There is a theory about snow in Siberia during the month of October: If there is a lot, it can mean a particularly wicked winter in the northeast United States.
Last month, Siberia experienced record snowfall and the worst blizzard in a decade.
Above-average snow cover in Siberia is believed to affect the now-famous polar vortex and send bitterly cold temperatures to the Northeast. This happens when the Arctic Oscillation, a climate pattern, shifts.
When its winds are strong, the Arctic Oscillation keeps a tight hold on temperatures swirling around the North Pole. When it becomes weakened, or what meteorologists call “negative,” it allows arctic air masses to creep into the mid-latitudes.
The National Oceanic and Atmospheric Administration (NOAA) describes it this way: “Air pressure is higher than average over the arctic and lower than average over the mid-latitudes. The jet stream shifts southward of its average latitude.” That steers frigid, polar air southward into North America.
Above-average Siberian snow cover points to a negative oscillation pattern. But not always. And it is especially not certain that will happen this winter. Myriad factors, not the least of which is the strong El Niño being experienced globally, come into play.
Atmospheric and Environmental Research scientist Judah Cohen, who tracks the Arctic Oscillation and its correlation to U.S winters, wrote on his blog: “It is challenging to anticipate how the final outcome of competing forcings from the tropics and the high latitudes will influence mid-latitude weather.”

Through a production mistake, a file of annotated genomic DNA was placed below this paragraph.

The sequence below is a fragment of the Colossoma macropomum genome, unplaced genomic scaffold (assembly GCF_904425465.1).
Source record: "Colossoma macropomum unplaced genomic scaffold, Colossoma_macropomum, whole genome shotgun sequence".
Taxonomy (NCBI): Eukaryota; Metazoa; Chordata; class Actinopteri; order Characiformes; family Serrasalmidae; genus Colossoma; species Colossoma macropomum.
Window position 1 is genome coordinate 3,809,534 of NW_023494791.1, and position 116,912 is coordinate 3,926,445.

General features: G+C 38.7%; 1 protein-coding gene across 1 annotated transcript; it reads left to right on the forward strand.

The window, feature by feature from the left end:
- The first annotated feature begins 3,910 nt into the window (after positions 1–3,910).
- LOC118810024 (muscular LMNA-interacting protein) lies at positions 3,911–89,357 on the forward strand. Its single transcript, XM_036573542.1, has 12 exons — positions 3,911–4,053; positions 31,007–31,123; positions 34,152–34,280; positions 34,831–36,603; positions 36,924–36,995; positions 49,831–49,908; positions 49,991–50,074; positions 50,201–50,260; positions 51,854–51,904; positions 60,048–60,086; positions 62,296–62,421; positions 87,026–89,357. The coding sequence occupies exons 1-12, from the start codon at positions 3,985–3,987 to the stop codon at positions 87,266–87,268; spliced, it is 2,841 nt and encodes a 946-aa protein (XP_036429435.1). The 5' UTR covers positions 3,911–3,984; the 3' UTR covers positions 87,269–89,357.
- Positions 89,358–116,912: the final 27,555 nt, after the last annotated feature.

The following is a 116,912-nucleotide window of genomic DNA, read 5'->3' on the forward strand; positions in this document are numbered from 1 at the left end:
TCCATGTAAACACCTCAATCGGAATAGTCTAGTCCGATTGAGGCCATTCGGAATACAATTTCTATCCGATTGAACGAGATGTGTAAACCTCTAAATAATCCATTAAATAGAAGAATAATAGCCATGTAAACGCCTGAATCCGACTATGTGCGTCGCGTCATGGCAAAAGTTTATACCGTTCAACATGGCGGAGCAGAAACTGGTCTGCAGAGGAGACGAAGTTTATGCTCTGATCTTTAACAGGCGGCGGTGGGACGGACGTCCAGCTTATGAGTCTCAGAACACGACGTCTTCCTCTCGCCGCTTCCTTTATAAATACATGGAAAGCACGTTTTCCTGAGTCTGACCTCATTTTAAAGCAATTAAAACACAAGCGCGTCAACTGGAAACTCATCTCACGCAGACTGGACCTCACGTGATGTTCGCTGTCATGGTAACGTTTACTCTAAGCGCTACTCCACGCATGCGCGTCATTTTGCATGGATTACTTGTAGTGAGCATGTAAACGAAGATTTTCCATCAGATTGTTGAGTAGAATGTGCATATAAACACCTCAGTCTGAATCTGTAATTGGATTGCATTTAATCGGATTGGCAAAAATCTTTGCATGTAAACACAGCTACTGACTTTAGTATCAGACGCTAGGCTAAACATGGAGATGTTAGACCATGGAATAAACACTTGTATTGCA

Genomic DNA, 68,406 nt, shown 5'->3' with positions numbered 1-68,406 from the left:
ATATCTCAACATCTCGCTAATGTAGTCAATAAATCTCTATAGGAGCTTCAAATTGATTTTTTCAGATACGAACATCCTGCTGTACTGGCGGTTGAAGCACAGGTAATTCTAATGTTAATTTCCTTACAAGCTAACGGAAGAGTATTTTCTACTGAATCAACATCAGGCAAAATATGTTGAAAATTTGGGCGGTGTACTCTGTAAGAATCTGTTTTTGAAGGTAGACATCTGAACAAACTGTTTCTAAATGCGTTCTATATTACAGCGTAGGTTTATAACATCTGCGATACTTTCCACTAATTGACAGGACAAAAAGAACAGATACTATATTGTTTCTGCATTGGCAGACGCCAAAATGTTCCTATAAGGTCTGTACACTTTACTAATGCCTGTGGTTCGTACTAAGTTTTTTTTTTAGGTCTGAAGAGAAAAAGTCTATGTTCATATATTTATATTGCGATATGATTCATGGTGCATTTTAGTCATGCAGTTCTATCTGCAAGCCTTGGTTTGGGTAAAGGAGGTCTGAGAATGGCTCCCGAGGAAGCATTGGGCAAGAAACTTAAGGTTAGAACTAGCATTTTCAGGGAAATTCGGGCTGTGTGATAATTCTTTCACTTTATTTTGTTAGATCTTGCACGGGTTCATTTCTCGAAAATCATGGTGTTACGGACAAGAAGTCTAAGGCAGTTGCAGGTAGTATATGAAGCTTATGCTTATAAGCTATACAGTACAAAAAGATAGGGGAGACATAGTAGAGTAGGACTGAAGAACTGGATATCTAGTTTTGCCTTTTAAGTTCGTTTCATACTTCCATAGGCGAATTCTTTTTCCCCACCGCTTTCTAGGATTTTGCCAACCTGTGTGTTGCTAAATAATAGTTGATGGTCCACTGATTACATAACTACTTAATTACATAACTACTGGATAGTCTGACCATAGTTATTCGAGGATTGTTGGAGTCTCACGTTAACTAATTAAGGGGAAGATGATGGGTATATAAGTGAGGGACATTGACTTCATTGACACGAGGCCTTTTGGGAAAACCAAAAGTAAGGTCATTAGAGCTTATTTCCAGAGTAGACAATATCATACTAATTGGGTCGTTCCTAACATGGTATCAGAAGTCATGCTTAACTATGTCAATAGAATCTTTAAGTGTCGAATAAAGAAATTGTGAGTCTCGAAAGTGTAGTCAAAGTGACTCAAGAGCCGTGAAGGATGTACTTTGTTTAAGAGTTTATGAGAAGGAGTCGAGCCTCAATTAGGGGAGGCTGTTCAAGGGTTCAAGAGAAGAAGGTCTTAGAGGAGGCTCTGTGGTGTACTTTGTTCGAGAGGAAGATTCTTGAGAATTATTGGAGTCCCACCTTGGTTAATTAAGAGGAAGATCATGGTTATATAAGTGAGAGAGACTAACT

He explains that while October snow cover was above normal in Siberia this year, it did not advance as much as the previous two Octobers. Moreover, Arctic sea ice extent remains below normal. Cohen is expecting important pattern changes this month will provide better clues to the winter ahead.
At the moment and for the short-term, he is forecasting a mild pattern. Still, it’s worth checking Arctic Oscillation reports (the Climate Prediction Center provides 14-day forecasts) and taking steps to prepare for the worst.
Here are some things you can do:
• Stack up on wood for your fireplace, ready space heaters and store extra heating fuel. (Always store fuel in a well-ventilated place.)
• Keep winter clothing and extra blankets handy.
• Insulate walls and attics. Weather strip windows and doors. Consider installing storm windows.
• Clear overhanging branches and weak trees. The extra weight of ice can break branches and topple trees.
• Know where water valves are and learn how to close them in case of pipe bursts.
• Have your roof examined to ensure it can withstand the weight of ice and snow. Just one cubic foot of snow can weigh 20 pounds.
• Make sure propane tanks and other hazardous liquids and materials are stored properly in vented areas.
• Find out where local shelters are set up ahead of time. Organizations such as the Red Cross will often provide shelters during cold months.
• Turn your thermostats to 68 degrees. This habit will help you conserve fuel during long-lasting cold spells.